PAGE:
Symbiosis and Substitution in Spectator Sport
Department or Administrative Unit
The relationship between the consumption of sport via media and its more active counterpart, attendance, remains ambiguous. Some researchers have observed a symbiotic relationship at work—each behavior fuels the other, whereas others see no connection or argue that media use competes with live attendance as a recreational substitute. The current study of baseball game spectators (n = 308) employed a dual-route framework (DRF) to describe symbiotic and substitution behaviors. High/low mixes of media use and attendance were used to identify four distinct modes of intake (heavy, light, media-dominant, and attendance-dominant). Follow-up comparisons distinguished each mode with discrete levels of involvement, satisfaction, and spectator attraction. The results expose the limits of previous models of spectator behavior and encourage us to broaden our understandings of consumption frequency beyond attendance alone. The DRF modes suggest that plotting media use in conjunction with attendance offers a more accurate account of spectator involvement. If models like the escalator dissected the data, they would consider the light and media-dominant and the heavy and event-dominant modes as equivalent. The importance of media-dominant consumption and the strategic implications of these segments are discussed.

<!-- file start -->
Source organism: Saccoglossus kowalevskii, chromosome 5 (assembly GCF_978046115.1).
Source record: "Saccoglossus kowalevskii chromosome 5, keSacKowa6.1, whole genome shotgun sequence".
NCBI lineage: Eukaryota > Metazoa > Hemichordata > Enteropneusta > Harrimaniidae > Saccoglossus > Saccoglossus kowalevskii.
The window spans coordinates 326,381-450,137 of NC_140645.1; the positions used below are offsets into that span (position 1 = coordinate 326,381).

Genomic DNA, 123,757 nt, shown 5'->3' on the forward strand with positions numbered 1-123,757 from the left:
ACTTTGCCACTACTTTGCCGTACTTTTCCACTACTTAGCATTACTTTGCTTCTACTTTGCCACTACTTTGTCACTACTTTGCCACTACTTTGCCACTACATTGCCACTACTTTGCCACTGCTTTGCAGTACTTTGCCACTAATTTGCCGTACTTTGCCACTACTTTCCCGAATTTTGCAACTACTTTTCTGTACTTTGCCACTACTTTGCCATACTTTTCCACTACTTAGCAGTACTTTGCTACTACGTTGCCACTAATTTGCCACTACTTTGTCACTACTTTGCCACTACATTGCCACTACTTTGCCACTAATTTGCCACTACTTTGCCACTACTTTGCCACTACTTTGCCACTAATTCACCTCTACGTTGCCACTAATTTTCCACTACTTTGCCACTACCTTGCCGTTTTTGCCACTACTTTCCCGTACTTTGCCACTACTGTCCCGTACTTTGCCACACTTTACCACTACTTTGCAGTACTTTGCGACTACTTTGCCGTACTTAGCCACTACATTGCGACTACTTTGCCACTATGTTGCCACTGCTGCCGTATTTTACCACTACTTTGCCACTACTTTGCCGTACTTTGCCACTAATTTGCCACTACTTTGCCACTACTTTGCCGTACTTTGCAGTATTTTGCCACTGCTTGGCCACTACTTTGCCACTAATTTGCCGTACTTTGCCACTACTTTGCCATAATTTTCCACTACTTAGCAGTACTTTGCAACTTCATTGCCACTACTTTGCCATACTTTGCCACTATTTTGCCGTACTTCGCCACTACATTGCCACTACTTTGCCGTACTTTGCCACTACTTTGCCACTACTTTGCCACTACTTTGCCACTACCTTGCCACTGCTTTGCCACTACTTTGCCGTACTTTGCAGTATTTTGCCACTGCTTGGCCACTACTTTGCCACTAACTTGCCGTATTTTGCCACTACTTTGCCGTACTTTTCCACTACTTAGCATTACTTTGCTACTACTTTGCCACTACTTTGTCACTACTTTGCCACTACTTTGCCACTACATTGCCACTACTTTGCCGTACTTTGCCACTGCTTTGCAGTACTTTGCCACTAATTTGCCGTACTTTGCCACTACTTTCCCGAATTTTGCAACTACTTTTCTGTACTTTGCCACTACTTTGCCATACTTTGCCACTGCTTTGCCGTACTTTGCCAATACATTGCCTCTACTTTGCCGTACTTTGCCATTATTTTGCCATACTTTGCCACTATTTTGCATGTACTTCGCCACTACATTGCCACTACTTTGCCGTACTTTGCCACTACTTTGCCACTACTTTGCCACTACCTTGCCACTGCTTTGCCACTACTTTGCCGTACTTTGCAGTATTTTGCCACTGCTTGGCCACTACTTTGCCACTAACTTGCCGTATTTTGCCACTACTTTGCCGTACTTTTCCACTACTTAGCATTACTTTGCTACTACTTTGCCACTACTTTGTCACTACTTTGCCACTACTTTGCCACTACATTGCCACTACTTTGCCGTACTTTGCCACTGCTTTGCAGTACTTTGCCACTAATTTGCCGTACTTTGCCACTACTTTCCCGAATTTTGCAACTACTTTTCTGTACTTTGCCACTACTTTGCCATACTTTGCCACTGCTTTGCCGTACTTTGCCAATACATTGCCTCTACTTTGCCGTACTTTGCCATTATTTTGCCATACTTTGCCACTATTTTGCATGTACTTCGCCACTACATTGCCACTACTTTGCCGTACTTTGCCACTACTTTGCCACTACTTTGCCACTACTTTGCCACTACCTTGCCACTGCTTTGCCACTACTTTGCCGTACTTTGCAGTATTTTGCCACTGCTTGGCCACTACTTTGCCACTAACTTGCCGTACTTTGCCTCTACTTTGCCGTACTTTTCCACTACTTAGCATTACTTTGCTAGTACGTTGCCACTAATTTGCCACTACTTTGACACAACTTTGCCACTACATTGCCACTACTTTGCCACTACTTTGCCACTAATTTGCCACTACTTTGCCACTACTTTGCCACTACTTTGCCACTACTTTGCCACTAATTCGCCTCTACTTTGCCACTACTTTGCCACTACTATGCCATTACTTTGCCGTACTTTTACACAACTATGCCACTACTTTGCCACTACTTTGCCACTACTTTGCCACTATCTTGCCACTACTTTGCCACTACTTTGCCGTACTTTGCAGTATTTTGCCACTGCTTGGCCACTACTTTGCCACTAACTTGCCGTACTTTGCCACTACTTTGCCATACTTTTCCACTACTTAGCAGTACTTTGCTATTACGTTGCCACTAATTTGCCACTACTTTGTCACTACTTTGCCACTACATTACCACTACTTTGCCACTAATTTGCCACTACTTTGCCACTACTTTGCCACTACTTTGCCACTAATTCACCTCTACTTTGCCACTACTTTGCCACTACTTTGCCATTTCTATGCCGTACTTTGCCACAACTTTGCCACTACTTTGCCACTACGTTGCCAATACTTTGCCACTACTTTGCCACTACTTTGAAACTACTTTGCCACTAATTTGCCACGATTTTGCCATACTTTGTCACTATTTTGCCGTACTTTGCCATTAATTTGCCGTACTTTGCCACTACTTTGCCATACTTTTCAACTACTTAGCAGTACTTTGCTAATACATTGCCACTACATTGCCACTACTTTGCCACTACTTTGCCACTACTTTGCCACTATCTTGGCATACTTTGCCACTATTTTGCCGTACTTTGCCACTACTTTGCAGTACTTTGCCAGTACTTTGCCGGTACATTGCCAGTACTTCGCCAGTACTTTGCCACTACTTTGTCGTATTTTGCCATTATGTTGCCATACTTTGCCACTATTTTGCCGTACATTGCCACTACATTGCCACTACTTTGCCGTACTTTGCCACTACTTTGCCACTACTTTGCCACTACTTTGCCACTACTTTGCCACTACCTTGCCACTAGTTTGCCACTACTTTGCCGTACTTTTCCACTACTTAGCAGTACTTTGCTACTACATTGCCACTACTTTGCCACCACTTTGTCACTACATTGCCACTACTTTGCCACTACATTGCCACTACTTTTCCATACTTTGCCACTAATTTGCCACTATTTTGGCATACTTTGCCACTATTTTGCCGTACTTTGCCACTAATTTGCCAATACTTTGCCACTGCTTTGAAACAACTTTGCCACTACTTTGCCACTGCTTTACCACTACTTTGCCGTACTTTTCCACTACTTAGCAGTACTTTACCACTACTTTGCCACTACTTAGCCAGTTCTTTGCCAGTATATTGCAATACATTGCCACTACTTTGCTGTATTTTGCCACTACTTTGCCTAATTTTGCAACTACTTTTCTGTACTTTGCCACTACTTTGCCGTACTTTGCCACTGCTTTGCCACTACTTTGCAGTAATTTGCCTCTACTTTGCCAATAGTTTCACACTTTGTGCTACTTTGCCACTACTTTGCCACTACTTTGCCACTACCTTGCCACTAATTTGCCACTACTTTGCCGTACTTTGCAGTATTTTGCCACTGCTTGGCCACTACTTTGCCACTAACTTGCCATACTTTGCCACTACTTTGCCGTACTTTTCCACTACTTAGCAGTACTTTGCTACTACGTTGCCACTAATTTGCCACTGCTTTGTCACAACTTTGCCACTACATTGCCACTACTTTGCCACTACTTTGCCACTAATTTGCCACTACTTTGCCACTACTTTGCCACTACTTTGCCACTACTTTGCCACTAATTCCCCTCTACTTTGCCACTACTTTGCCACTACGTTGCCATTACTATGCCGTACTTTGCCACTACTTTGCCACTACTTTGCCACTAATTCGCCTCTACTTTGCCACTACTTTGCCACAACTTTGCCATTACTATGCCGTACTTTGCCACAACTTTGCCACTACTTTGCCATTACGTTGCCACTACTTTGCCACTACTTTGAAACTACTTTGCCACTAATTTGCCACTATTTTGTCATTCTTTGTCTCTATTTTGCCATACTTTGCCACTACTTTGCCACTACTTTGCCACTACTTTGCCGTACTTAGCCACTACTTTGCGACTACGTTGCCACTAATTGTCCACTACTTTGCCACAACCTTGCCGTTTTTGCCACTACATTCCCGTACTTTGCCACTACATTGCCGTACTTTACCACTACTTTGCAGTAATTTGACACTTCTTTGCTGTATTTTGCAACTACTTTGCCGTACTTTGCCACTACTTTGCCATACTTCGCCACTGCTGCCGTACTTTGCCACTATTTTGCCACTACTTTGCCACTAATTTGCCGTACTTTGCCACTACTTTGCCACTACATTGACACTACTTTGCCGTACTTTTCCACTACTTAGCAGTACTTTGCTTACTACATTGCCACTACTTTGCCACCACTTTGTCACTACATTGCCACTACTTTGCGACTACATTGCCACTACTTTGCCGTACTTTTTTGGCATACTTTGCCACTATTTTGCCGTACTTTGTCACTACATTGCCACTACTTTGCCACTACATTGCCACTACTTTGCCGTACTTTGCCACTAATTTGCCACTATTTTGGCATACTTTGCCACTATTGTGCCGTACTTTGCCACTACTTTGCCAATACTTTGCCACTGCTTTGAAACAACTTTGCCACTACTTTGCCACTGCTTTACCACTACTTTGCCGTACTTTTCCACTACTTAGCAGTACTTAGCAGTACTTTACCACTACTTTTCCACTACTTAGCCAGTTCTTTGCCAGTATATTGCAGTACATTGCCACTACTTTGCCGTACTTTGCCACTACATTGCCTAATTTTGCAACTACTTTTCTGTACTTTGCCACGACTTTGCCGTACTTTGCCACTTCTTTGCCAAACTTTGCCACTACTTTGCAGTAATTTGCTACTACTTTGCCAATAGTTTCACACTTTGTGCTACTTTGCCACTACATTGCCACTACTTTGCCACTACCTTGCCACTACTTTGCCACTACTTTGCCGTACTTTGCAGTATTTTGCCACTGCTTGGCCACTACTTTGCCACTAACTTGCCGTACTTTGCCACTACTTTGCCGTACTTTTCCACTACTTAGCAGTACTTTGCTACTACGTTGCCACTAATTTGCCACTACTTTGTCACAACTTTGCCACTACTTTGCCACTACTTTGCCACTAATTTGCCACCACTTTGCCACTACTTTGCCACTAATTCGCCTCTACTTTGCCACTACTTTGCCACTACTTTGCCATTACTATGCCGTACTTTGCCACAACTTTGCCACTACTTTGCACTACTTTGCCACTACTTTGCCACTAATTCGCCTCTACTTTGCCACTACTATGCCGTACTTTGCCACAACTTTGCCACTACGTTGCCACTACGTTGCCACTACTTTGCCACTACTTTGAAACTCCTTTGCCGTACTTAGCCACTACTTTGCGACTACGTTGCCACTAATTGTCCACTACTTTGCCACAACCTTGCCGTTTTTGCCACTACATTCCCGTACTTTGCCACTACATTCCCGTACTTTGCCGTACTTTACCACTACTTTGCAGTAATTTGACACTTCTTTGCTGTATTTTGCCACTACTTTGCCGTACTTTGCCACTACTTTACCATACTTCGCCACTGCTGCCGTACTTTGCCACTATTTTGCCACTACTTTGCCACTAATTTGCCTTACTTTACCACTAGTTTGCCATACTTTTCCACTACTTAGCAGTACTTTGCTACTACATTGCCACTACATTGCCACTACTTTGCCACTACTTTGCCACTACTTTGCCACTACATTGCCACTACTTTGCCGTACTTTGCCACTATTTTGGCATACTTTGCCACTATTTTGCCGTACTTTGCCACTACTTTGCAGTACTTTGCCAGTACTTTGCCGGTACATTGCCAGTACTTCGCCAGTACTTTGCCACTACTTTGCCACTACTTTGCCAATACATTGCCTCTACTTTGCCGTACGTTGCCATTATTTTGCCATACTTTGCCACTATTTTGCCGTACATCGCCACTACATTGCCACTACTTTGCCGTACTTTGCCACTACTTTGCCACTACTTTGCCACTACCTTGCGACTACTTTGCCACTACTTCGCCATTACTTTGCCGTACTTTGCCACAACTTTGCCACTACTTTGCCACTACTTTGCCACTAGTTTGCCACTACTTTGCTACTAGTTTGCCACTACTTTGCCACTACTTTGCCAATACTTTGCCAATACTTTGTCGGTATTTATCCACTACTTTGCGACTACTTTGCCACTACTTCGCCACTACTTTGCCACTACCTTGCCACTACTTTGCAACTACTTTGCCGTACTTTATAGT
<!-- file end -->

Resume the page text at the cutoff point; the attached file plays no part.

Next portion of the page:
Pritchard, M. & Funk, D. (2006). Symbiosis and substitution in spectator sport. Journal of Sport Management, 20(3), 299-321.
Journal of Sport Management
Copyright © 2006 Journal of Sport Management